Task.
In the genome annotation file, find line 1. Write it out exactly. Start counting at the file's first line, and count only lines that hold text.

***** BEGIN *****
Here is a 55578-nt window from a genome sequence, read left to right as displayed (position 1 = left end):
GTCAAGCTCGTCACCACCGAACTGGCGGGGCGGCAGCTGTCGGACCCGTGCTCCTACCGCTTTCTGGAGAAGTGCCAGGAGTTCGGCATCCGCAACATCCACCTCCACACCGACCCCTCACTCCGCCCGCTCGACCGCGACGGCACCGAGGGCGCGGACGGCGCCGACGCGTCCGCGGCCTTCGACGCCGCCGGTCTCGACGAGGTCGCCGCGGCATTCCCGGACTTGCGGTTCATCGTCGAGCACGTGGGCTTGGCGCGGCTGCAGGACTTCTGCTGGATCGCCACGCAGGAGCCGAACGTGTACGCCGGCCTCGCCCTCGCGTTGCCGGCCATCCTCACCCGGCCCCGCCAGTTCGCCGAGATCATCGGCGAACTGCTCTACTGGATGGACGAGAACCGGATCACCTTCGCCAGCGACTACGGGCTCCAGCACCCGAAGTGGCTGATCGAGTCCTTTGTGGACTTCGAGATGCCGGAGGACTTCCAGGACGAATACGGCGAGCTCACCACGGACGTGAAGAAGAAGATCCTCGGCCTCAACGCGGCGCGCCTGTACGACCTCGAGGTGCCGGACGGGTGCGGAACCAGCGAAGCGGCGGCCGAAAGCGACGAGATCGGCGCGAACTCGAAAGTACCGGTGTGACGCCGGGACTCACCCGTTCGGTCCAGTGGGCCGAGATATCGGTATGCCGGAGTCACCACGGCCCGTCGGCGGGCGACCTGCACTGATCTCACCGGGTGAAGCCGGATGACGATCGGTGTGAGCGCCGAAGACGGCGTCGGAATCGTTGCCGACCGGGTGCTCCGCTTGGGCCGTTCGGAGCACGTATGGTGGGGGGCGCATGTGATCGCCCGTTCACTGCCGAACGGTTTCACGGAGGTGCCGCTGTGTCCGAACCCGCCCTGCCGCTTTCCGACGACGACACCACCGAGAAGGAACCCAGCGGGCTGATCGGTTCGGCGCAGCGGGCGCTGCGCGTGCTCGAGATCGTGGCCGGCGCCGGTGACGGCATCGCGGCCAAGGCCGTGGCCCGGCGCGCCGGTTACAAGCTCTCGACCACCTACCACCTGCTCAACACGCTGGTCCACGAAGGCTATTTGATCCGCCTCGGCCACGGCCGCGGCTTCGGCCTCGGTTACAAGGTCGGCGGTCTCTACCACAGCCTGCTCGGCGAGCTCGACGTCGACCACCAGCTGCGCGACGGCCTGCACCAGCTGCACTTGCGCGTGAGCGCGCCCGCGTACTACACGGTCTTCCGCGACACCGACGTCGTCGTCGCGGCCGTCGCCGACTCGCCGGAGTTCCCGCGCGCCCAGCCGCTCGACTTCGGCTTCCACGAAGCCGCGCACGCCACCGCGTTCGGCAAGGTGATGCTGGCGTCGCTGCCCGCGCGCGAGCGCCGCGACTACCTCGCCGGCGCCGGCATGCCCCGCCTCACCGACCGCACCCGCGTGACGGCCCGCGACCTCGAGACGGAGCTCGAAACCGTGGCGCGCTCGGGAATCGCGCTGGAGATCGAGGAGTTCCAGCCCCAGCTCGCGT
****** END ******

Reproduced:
Here is a 55578-nt window from a genome sequence, read left to right as displayed (position 1 = left end):